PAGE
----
Roxy Music’s Andy Mackay Talks Rock and Roll Hall of Fame Induction – Rolling Stone
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Roxy Music’s Andy Mackay Talks Rock Hall Reunion Odds: ‘We’re Quite Optimistic’

There hasn’t been a single Roxy Music performance since the band dissolved in 2011, but the saxophonist thinks it’ll happen at the Hall of Fame

Roxy Music - Bryan Ferry and Andy MackayElectric Picnic Music and Arts Festival, Portlaoise, County Laois, Ireland - 02 Sep 2010

Roxy Music haven't performed since the end of their 2011 tour, but sax player Andy Mackay thinks they will perform at the Hall of Fame.

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Roxy Music saxophonist Andy Mackay was driving down to England’s West Country in mid-December when he got a text from Bryan Ferry saying that they’d been inducted into the Rock and Roll Hall of Fame. “I knew we had been nominated,” says Mackay. “But I always felt that we were a little too far out there for the general public in America even though we have a strong following in some pockets over there. It was very surprising to hear.”

The group hasn’t performed together since they quietly disbanded after a 2011 tour, but it seems quite likely that they’re going to play at the ceremony. We spoke to Mackay about the big night, the possibility of original Roxy Music keyboardist Brian Eno coming, the band’s aborted 2007 reunion album, why they stopped touring and the possibility of the Hall of Fame leading to more shows.

What does the Hall of Fame induction mean on a personal level?
There some satisfaction in it. We get a lot of nice comments about stuff we’ve done a long time ago, but it’s quite nice to feel that we still mean something to all generations, really. I think it’s nice to think there’s a broader spectrum of the public than those who grew up with us in the Seventies who are thinking that we played some part in rock & roll history.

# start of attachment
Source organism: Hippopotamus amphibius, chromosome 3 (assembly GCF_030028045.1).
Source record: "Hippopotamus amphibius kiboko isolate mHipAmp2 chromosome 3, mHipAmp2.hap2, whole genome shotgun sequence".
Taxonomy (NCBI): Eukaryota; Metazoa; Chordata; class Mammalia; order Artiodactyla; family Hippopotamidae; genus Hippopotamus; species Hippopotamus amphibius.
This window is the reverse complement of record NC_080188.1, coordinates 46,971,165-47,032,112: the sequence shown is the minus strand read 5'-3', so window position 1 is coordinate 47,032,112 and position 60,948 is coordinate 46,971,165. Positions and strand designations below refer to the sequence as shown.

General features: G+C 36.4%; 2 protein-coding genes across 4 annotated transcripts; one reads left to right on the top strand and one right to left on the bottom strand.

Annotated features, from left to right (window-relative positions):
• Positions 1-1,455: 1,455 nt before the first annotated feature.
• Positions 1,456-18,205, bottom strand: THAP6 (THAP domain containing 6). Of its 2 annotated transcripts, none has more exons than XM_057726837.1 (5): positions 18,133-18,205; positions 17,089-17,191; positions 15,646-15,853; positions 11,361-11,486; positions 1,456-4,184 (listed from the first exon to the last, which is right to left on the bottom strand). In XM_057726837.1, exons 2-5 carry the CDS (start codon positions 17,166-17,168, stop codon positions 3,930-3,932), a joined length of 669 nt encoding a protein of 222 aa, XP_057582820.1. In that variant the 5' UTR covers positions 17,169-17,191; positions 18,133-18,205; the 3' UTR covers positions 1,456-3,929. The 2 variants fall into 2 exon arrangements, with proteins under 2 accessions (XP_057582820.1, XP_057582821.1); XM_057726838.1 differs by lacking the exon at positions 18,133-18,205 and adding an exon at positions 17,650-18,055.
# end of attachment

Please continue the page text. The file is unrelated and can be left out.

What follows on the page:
Have you spoken to any of your bandmates about it besides Bryan?
Yeah. We’ve been in touch. We’re all very pleased. We’ve been looking into how we’re going to approach the actual induction, whether or not we’re going to play. I’m hopeful that we will. As you probably know, Roxy hasn’t actually worked together as a band for about nine years. But we’re friendly. I see [guitarist] Phil Manzanera a lot. I did a concert with him in November of last year. I work a lot with him. Bryan and I talk. We see each other from time to time. [Drummer] Paul Thompson and I talk to from time to time. I haven’t seen him in some years, but I know he’s there. I played on an album of his about four years ago. Generally speaking, we are in contact. We are all feeling quite optimistic about it, but I wouldn’t like to say for sure what’s going to happen. It could be complicated to figure out.

They’re taking in Brian Eno, Bryan Ferry, Eddie Jobson, you, Phil Manzanera, Graham Simpson and Paul Thompson. Did they get that right? Did they miss anybody?
It’s difficult, isn’t it? Over the band’s career there were many different people. For a period, we worked with American session musicians on a few records. By and large, the four of us there at the beginning were there at the end. That’s probably what counts. And Eddie Jobson obviously did play on three records in the middle of the band’s career. With bass players, it is hard to say who is the definitive bass player. The guy who played on “Love Is the Drug,” John Gustafson, died a few years ago. He was a fantastic player who had been in a Liverpool band before the Beatles. He was a great player that did a lot of session work in London.